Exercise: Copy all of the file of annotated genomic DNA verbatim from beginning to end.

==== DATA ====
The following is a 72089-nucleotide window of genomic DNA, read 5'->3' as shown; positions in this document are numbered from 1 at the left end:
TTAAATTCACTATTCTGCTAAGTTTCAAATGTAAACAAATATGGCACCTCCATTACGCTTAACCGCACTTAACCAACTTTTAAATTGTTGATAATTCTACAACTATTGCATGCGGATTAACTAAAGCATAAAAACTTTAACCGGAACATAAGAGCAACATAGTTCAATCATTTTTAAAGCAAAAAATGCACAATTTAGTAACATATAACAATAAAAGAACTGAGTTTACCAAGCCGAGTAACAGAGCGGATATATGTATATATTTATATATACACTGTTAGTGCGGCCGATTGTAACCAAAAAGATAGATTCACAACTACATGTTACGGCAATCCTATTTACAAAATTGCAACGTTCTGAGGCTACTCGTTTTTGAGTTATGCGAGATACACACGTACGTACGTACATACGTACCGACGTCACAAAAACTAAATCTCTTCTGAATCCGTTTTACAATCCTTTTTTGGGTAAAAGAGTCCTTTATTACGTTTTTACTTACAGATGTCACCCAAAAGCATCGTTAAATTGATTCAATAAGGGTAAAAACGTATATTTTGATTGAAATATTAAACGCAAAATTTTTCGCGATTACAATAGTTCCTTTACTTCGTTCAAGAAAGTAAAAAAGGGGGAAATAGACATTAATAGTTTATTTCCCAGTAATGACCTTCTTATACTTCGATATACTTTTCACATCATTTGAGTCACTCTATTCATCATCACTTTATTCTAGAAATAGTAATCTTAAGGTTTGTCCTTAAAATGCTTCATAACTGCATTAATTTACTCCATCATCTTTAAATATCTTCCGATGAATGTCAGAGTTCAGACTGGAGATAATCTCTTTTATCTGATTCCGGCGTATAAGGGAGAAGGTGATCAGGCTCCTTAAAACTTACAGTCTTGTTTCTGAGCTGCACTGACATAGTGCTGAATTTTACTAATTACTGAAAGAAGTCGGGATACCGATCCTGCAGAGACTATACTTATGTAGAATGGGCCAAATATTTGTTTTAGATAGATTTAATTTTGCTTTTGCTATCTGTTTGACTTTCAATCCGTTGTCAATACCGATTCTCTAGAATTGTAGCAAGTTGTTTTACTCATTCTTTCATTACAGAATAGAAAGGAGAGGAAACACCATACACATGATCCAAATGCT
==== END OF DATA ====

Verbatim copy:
The following is a 72089-nucleotide window of genomic DNA, read 5'->3' as shown; positions in this document are numbered from 1 at the left end:
TTAAATTCACTATTCTGCTAAGTTTCAAATGTAAACAAATATGGCACCTCCATTACGCTTAACCGCACTTAACCAACTTTTAAATTGTTGATAATTCTACAACTATTGCATGCGGATTAACTAAAGCATAAAAACTTTAACCGGAACATAAGAGCAACATAGTTCAATCATTTTTAAAGCAAAAAATGCACAATTTAGTAACATATAACAATAAAAGAACTGAGTTTACCAAGCCGAGTAACAGAGCGGATATATGTATATATTTATATATACACTGTTAGTGCGGCCGATTGTAACCAAAAAGATAGATTCACAACTACATGTTACGGCAATCCTATTTACAAAATTGCAACGTTCTGAGGCTACTCGTTTTTGAGTTATGCGAGATACACACGTACGTACGTACATACGTACCGACGTCACAAAAACTAAATCTCTTCTGAATCCGTTTTACAATCCTTTTTTGGGTAAAAGAGTCCTTTATTACGTTTTTACTTACAGATGTCACCCAAAAGCATCGTTAAATTGATTCAATAAGGGTAAAAACGTATATTTTGATTGAAATATTAAACGCAAAATTTTTCGCGATTACAATAGTTCCTTTACTTCGTTCAAGAAAGTAAAAAAGGGGGAAATAGACATTAATAGTTTATTTCCCAGTAATGACCTTCTTATACTTCGATATACTTTTCACATCATTTGAGTCACTCTATTCATCATCACTTTATTCTAGAAATAGTAATCTTAAGGTTTGTCCTTAAAATGCTTCATAACTGCATTAATTTACTCCATCATCTTTAAATATCTTCCGATGAATGTCAGAGTTCAGACTGGAGATAATCTCTTTTATCTGATTCCGGCGTATAAGGGAGAAGGTGATCAGGCTCCTTAAAACTTACAGTCTTGTTTCTGAGCTGCACTGACATAGTGCTGAATTTTACTAATTACTGAAAGAAGTCGGGATACCGATCCTGCAGAGACTATACTTATGTAGAATGGGCCAAATATTTGTTTTAGATAGATTTAATTTTGCTTTTGCTATCTGTTTGACTTTCAATCCGTTGTCAATACCGATTCTCTAGAATTGTAGCAAGTTGTTTTACTCATTCTTTCATTACAGAATAGAAAGGAGAGGAAACACCATACACATGATCCAAATGCT